An attempt to visit every suburb in Sydney.

From the people who brought you Curl Curl, beach month continues into North Curl Curl

A Month of Beaches Part 6: North Curl Curl


From the people who brought you Curl Curl, beach month continues into

North Curl Curl

I last left you as I was crossing the bridge north from Curl Curl into its northern counterpart. Arriving, I was presented with three options.

1. Continue north into suburban North Curl Curl.

2. Turn left and walk into this suspicious bushland hugging Curl Curl Lagoon

3. Cross the street and head off-road, towards the direction of the coast.

This is beach month, so I chose option three.

That option took me to the end of a cul-de-sac adorably named Surf St, featuring this nifty pelican box,

and some well-kept houses.

Keep going,

and you'll hit another bit of the lagoon, as it does its best to look picturesque.

The path then converts from a paved walkway to a dirt trail surrounded by shrubbery.

Along this trail, you do feel like you've "discovered" something, with some very pretty purple flowers growing from the bushes,

and even a chance to meet the friendly locals. 
North Curl Curl Lizard

All this with a view up ahead of where the lagoon meets the beach, and the two-legged locals enjoying the spot.

It didn't take me too long to reach the spot myself, but I didn't stick around as this is actually just the northern tip of the same beach I'd just visited in Curl Curl.

Instead, I escaped uphill into a car park,

where I took these kindly labeled stairs further uphill.
Nature Walk

This is where North Curl Curl shows off its treasures, with sweeping views of Curl Curl beach,

a peek at the local neighbourhood,

and the rock swimming pool. For some reason a colonial ship was ominously appearing in the distance too. 

On this track, a signpost pointed the way to get to the pool. Naturally, I obeyed the sign.

The way to the pool opens up more great views of the surrounding shores.

The trail guides you to take the significant set of stairs down from the cliffs to reach the pool.

I made a few more friends down here too.

Curiously, the ominous ship continued closer.

Leaving the pool, I continued back up the stairs to return to the walking track.

This time I found some carved boulders,

some "well-done" flora,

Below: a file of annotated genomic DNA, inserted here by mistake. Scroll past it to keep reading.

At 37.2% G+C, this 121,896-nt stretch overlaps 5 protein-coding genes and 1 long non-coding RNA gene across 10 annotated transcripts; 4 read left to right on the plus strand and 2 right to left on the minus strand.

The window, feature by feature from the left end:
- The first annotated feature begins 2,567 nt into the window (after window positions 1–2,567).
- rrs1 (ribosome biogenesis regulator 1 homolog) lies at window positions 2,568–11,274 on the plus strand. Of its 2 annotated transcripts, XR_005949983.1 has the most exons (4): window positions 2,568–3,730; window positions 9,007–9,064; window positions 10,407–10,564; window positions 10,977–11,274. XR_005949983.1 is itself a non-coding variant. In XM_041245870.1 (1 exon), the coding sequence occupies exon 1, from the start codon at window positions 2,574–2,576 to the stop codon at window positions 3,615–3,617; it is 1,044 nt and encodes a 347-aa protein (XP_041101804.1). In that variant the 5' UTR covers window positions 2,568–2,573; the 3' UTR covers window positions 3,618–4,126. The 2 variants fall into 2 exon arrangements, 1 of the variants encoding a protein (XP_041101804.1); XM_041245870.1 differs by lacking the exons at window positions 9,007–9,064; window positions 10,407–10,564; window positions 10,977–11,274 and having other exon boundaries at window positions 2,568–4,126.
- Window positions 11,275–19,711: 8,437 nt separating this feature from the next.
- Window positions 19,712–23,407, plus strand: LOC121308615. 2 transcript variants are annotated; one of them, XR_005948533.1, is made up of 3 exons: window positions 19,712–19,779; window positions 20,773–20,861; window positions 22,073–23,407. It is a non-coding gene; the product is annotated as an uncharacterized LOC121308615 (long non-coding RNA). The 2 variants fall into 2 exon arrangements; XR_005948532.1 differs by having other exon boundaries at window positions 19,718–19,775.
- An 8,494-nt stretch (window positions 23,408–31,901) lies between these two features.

and more spots to look out onto the Northern Beaches.

I also have to mention that I saw a small and round rabbit which was too quick to photograph. I know we're not supposed to like rabbits running around our bushland due to being an introduced species and all, but you can't be mad at something so damn cute. Here's a sign featuring native bushland instead.

Continuing along, I ran into this ocean lookout,

where you can look at the crashing cliffs below,

the neighbouring Fancy Homes,

and Europeans emerging from the ocean's bushfire smoke in order to colonise the Northern Beaches. Worried they'd consider North Curl Curl to be Terra Nullius, I decided to start wrapping up my time in the suburb. 

To get out, I had to head back into the bush,

down this boardwalk,

and then up some stairs,

to surface onto the street.

Incidentally, had I continued north instead of leaving the walk, the track would've led me onto Dee Why, the next Northern Beach up the coastline. 

Once back onto the street, I waltzed through a portion of suburban North Curl Curl. Here, it was apparent that the average North Curlian is rather well off, with the local housing sporting plenty of balcony and glass,

with the exception of this hockey-mask of a house.

Expensive European metal parked outside these well-to-do houses is also a common sight.

The streets are also rather hilly, allowing for beach views,

and the chance for an interesting photo or two.

I soon found a bus stop that would take me away for the day, featuring an ad for what I'm sure is some quality TV programming. 

North Curl Curl: Spend an afternoon in this wonderful reserve, before the Europeans make landfall. 

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